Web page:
In the historic district of Nashville, TN, you’ll find a parking lot where the legendary Studio19 once stood. Built in 1962, it was one of the original recording studios on Music Row, where Garth Brooks, Jimi Hendrix, and Ringo Star once recorded. And even though the brick-and-mortar Studio 19 has long been demolished, its legacy lives on through recording engineer, Kyle Hershman, who now works out of Sound Kitchen in Franklin, TN.
In the right place and the right time, Kyle was interning at a studio for only a month when the engineer left and he took over. When he started out, everything was analog; rewinding tape took up hours in a day.
Can digital do everything analog can do?
He recalls the initial stages of transitioning from analog to digital. Things sounded sterile at first, and you needed analog to make digital sound real—warm, three-dimensional, and alive. Now digital can replicate that sound and it’s become more of a preference, Kyle says, “Do you want to drive a stick shift, or do you want to drive automatic?”
Everything you can do on a multi-channel board, you can accomplish “inside the box.” When he pulls up a digital mix for a client to make minor edits, it only takes 15 minutes versus 8 hours recreating the mix. The convenience of digital technology affects Hershman’s workflow, and as a result, he’s had to seek out reliable solutions for port access, memory, and backup.
More ports, more memory, more storage
Kyle recently upgraded to a Mac mini. It has limited ports, plus it lives in a chassis, making the ports less accessible. After getting an OWC Thunderbolt 3 Dock, he now has options to easily plug and unplug multiple devices, rather than shelling out money for a computer with more ports.
He also cut costs by upgrading the mini’s memory on his own instead of buying a Mac pre-equipped with 64 GB of RAM. “It literally took me 10 minutes and I saved a thousand dollars because I didn’t have to have Apple do it,” he boasts. All it takes is the OWC installation video tutorial, two screwdrivers, and an Allen key, a hack he’s always excited to share with other engineers.
It’s really important to him to back up his work quickly and securely, so Hershman uses an Envoy Pro Elektron solid state drive from OWC that operates at about 10 GB/sec. For instance, he recently backed up a 320 GB folder in 7 or 8 minutes; in the past it took an hour! Plus, if you dropped a hard drive, you could lose everything, he cautions. You can drop an Envoy Pro and keep going (although, we don’t advise testing this. 😊)
Kyle believes you shouldn’t spend someone else’s money to fix a problem. “In this business, you don’t have the luxury of downtime; time is money, and OWC has always been the company I’ve gotten my RAM from. It’s always been affordable and it’s always worked.”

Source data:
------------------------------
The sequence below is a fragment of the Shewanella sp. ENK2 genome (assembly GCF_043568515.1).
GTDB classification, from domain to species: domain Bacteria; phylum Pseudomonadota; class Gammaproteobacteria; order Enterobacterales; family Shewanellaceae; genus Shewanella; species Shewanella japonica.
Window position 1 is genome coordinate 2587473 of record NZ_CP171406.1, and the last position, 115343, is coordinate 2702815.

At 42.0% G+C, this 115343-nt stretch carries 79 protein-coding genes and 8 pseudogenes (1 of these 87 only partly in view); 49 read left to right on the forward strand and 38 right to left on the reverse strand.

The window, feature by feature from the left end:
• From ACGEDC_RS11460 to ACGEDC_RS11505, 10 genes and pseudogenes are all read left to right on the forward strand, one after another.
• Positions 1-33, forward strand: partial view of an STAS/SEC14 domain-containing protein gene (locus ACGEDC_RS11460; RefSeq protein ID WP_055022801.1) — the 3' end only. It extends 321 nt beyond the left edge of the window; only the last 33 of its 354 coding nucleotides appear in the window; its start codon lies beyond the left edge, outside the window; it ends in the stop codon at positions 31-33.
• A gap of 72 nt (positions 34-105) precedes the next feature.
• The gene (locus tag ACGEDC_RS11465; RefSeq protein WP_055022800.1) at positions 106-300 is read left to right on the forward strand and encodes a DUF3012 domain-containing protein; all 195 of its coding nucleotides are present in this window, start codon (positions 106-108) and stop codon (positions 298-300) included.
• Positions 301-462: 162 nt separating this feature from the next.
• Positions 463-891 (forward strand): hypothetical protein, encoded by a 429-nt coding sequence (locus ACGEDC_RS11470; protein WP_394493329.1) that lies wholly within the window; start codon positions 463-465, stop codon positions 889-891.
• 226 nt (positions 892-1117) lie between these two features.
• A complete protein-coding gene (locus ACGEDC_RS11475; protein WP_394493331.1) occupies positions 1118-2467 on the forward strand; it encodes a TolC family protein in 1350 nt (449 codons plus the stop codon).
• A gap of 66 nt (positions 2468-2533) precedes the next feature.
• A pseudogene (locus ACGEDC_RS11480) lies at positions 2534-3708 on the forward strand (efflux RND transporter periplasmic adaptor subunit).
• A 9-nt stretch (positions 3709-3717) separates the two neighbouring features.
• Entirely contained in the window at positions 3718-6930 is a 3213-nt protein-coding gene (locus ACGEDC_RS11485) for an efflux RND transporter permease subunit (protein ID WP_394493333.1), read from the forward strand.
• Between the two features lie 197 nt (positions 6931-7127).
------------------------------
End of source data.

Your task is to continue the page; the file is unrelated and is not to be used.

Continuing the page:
In this business you don’t have the luxury of downtime… time is money, and OWC has always been the company I’ve gotten my RAM from. It’s always been affordable and it’s always worked.Kyle Hershman
Extending the life of an old Mac
Producer, mixer, and songwriter, Dr. Ford also works out of Sound Kitchen Studios, focusing on country and pop music. He started DJing house music at raves in San Francisco around 1997. He then realized he wanted to be behind the board, so he attended the Musician’s Institute, in Hollywood, where he got a degree in Music Theory with a piano focus. He also completed their sound engineering program.
When asked how the creation of music has evolved for him over time, Dr. Ford says the technology behind the software and hardware he utilizes for producing music hasn’t changed much. But he sees a real efficiency of time when it comes to advancements in technology for the machine he’s using to run and backup his sessions.
Dr. Ford’s first setup was a ProTools rig on an old bubble-based iMac in his bedroom, where he learned how to do DJ mixes and make beats. It was slow and it crashed a lot; he was always running out of resources. So, when he finally set up his studio, “for real,” Dr. Ford says, “I got a Mac tower, and I went to OWC and got some great components for it and actually they’ve lasted the better half of a decade.”
Since then, he’s built a custom Macintosh machine: “I got a brand new hard drive, maxed out the RAM, and I am super stoked with the performance!” Dr. Ford still uses the same Mac 5.1, which has lasted 11 years on 96 GB of RAM, and he backs up twenty-something years of data on it. Occasionally, a client will call him up and ask for a track they worked on 5 years ago because it landed a TV or film placement and he has to be able to access it immediately.
Dr. Ford’s next plan involves upgrading to the Thunderbay 4 from OWC, to which he’ll add 48 terabytes, and split it in a redundant raid system for secure session storage.
Efficiency supports creativity
When it comes to TV and film scoring, especially orchestral string scoring, Dr. Ford says a workhouse computer that accesses the files you need quickly and on time is important. His process depends upon his ability to do things faster and to unlock his creativity.
“I like to think of myself as a conduit and I like to get out of my own body when I’m making music…you want to try to achieve that moment where your hands are moving on their own. And you’re not thinking, should I do this, you just do stuff and it sounds cool.”
The last thing he wants is the machine fighting him along the way. “You want things that are going to work every day without hiccups.”